Chef Marcus Samuelsson highlights the diversity of the culinary world

NEW YORK — Marcus Samuelsson wants to lead with intent. This focus is centered on the delectable dishes prepared in its popular restaurants, but is also expressed with its staff.

“My restaurants are a reflection of the society in which we live. (In) Hav & Mar, we decided on black leadership, female leadership, because there was a void for that. Red Rooster opened in Harlem because we wanted to create jobs in our industry for black and brown people,” said Samuelsson, a multiple James Beard Award-winning chef. “I love food and I want to make it accessible to everyone, but the opportunities also need to be a little more evenly distributed.”

To celebrate groundbreaking restaurants founded by women and people of color, Samuelsson and his chef partner Jonathan Waxman host “Seat at the Table,” an eight-part original Audible series that premiered late last year. In the series, the chefs, along with many who helped found their restaurants, present an oral history of some of America’s most iconic restaurants, including New York’s groundbreaking Jezebel, started by Albert Wright, Washington, DC, Ben’s Chili Bowl, by Ali. Family, and The Slanted Door, created by Charles Phan in San Francisco. Food serves as the podcast’s roux, while the impact the stores have had on their communities and adds shrimp, sausage and fries.

“Coming out of Black History Month, going into Women’s (History) Month, I felt it was really necessary to share that, that we know our black stories are not monolithic,” said Samuelsson, who was born in a cabin in Ethiopia but grew up. in Sweden after his birth, his mother died during a tuberculosis epidemic in the early 70s. “I always feel that when you walk into a restaurant, you walk into a piece of American history…that’s really what we want to capture in ‘Seat at the Table.’ It’s beyond the food – it’s really the people that make it so special.”

Samuelsson spoke to The Associated Press about his mission to uplift women and people of color, choosing restaurants for the podcast and diversity in the culinary world. Answers may have been edited for clarity and brevity.

AP: You mentioned that your goal is to elevate women and talented, diverse people. Why is this part of your mission?

SAMUELSSON: As a black chef with privilege and a platform, it’s very important to me to set the standard and create jobs for other black chefs… One of the reasons we always have open kitchens is that the staff knows they’re in a stage but also so that the customer can see who is cooking and working for him in the dining room. Same thing with Hav & Mar where our mission is to elevate women of color to leadership.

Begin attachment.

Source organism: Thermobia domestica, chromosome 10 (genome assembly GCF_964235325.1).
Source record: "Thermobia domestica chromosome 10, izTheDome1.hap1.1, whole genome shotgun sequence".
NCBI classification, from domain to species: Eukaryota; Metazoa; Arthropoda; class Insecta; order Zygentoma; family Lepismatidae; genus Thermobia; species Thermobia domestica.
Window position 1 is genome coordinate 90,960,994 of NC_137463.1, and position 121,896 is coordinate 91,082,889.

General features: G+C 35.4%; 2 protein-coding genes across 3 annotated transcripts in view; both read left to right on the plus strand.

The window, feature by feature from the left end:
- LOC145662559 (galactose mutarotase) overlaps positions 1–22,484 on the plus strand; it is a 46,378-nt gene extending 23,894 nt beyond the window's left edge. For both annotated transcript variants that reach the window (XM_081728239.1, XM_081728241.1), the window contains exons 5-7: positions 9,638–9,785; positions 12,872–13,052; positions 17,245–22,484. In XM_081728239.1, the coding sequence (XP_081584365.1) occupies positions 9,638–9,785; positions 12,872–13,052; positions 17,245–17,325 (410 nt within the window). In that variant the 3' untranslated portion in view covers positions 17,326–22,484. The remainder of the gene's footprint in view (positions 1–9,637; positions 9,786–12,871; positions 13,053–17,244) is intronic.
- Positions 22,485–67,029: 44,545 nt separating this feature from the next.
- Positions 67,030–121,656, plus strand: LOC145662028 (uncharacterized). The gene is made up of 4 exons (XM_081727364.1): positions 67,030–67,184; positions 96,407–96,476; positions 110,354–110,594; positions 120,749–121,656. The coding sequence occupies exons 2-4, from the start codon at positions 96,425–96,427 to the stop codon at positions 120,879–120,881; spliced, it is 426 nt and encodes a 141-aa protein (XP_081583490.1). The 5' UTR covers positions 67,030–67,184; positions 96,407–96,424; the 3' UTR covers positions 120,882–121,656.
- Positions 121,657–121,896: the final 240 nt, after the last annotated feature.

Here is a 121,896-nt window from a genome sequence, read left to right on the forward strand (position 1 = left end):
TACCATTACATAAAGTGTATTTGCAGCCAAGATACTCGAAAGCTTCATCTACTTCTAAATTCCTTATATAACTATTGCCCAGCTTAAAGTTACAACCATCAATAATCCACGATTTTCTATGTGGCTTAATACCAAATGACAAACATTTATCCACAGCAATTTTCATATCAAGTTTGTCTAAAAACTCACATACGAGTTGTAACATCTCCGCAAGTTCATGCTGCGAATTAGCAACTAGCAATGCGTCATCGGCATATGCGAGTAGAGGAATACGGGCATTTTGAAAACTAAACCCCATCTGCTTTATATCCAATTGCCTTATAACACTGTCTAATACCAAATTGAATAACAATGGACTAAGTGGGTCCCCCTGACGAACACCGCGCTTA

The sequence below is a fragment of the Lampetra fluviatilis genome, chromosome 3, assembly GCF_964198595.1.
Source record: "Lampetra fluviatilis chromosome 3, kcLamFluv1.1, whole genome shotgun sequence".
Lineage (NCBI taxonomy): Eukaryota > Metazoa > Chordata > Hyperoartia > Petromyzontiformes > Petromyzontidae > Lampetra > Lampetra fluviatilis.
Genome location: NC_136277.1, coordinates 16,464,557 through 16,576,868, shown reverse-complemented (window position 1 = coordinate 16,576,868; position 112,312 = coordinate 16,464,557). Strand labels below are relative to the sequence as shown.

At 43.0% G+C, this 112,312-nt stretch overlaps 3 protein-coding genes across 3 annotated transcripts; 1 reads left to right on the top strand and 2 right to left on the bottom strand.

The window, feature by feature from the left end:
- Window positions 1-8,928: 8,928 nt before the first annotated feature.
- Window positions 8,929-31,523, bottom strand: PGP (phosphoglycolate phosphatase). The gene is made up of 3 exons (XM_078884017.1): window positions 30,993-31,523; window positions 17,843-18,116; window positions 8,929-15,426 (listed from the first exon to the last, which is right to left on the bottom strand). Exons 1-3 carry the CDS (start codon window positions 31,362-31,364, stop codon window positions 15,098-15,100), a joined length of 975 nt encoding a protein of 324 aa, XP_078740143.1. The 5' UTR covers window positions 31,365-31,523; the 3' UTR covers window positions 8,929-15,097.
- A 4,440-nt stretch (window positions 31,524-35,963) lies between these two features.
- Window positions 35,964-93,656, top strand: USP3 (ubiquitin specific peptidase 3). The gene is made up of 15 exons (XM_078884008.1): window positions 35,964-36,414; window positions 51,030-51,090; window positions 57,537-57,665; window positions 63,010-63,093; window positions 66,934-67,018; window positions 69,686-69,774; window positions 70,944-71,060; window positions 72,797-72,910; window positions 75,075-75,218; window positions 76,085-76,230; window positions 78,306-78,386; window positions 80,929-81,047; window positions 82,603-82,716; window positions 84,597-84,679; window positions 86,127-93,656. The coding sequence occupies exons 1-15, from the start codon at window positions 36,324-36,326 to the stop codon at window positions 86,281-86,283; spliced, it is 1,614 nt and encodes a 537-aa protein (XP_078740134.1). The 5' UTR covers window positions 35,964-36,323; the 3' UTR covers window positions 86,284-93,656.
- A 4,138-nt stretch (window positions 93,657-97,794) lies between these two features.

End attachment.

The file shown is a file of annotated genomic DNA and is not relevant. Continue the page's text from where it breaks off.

AP: How did you choose the restaurants?

SAMUELSSON: I didn’t do it myself. It was a constant back and forth with my partner on this, Jonathan Waxman. … He didn’t just read about these chefs, he found these chefs. But he knew these stories, and we would never have gotten so close to these incredible stories without Jonathan’s work.

(Chef) Thomas Keller doesn’t do many interviews, but he spoke with Jonathan. And that’s why the story of the French Laundry is so unique. And the story of Charles (Pham), that’s a story about the Vietnam War and how a true immigrant story begins and how a restaurant maybe wasn’t what they thought it would be in business, but it became a way of life for him and his family .

AP: What do you share in common with the chefs featured on the podcast?

SAMUELSSON: The desire to share your narrative. … I share this part with Charles, of course, as an immigrant, feeling that love of America is sometimes misunderstood as well.

Leah Chase (of Dooky Chase) has always been my mentor and someone I admire so much. But I also feel Alberta Wright and Jezebel—I was a kid growing up right across the street from Jezebel in Hell’s Kitchen in New York. And I know that if I hadn’t met Ms. Leah Chase, I wouldn’t have met Alberta Wright, I would never have created Red Rooster or Have & Mar, my restaurant here in Manhattan. … I owe a lot to that generation of incredible black women.

AP: How would you rate the culinary world in terms of diversity?

SAMUELSSON: Food is part of society… so we improve. We have a long way to go. And part of making this doc with Audible was really recognizing how much work, how much incredible black restaurants in America that were never recognized.

America’s history of diversity is very complicated. But it’s moving—through a lot of hard work, by a lot of people—in a better direction. I firmly believe that even if you (have to) work at it every day, we are moving towards a better experience as humans. And it’s important because as diversity grows in America, the world is looking at America. So it’s really, really important to get those little victories because the rest of the world is taking notice. As a Black man growing up outside of America, I know this first hand.


Follow Associated Press entertainment reporter Gary Gerard Hamilton at: @GaryGHamilton on all his social media platforms.

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